Precautionary Law vs. Self-Defense

Wednesday, October 14, 2015

In a profanity-laced screed at the Daily Beast, Cliff Schecter claims that an accidental gun death "proves the NRA wrong," specifically for opposing federal legislation requiring guns to be stored with safety locks.

The toddler's great-aunt was taking him for a ride in her car, and naturally there was a revolver in the back pouch of the seat in front of him, where he could reach it and shoot his grandmother, who was sitting in the passenger seat.

"There could be some child neglect or some unlawful conduct towards a child charges based on the age of the child and leaving the gun within reaching distance of a young minor," said Rock Hill Police Chief Mark Bollinger.

The operative phrase is "could be." If the grandmother or great-aunt had put the toddler in the back without a car seat, you can bet your ass there'd be charges. If they'd put a shot of whiskey in front of him, same deal. Or if they hadn't fed him or left him in a hot car, or perhaps, if he were five years older, just let him walk less than half a mile to a playground. [links omitted]
I beg to differ.

If indeed, the "operative phrase is 'could be,'" let me note that the case is still under investigation. Were I to make my own uneducated guess, one or both of the adults -- depending on whether the grandmother knew of the driver's carelessness with guns -- in the car could reasonably found under existing law to be guilty of child endangerment at the very least. (I could also see an argument for criminal negligence on the part of the gun owner, but I am not a lawyer.) I fail to see why a new, narrowly-applicable law is needed in this case, what good it would do, or how it wouldn't open a Pandora's Box of problems by criminalizing an ordinary act that often makes sense.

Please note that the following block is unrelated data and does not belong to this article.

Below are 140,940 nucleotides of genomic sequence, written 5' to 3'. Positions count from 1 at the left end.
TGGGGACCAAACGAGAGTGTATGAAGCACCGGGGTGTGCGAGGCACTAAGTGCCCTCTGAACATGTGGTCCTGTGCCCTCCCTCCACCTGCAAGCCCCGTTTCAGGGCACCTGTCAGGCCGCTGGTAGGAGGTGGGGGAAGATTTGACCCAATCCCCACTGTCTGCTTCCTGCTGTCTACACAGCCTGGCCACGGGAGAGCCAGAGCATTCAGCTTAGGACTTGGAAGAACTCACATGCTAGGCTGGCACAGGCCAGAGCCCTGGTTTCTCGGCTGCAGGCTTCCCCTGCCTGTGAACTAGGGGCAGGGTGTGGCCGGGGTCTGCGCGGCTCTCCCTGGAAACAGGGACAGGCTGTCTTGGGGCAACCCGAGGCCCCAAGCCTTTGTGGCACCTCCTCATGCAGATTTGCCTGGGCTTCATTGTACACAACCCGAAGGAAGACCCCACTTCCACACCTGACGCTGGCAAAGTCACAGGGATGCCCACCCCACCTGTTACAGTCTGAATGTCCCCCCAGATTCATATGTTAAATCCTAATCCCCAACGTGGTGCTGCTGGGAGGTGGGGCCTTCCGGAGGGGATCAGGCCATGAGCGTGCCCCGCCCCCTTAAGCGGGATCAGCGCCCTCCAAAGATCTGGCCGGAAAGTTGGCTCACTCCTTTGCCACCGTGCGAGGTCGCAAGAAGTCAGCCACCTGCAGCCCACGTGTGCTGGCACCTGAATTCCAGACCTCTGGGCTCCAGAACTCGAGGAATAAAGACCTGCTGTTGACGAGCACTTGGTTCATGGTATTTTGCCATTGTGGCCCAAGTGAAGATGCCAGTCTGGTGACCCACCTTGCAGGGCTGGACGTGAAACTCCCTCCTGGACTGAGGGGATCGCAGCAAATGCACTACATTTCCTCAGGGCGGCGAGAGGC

To start with, from my somewhat limited experience with the kind of people who keep guns lying around, a law like this would do little to nothing to change the carelessness on their part, while it would wrongly present a legal hazard to anyone who might, say, forget to use the safety device, and have the omission, relevant or not, uncovered in other circumstances. And if you don't believe me, consider some of the ridiculous cases Schecter cites in that paragraph. It is not a good thing that parents risk trouble with the law, including loss of custody of their own children, because precautionary laws continually trample common sense and rational individual decisions. Likewise, there must be room, under the law, for gun owners to make rational decisions -- without fear of prosecution for an accident some careless dolt "could be" responsible for, by doing something that, stripped of all context, is "the same thing."

There is nothing inherently wrong with storing a loaded gun without a safety lock. It should not be illegal to do so.

-- CAV

No comments: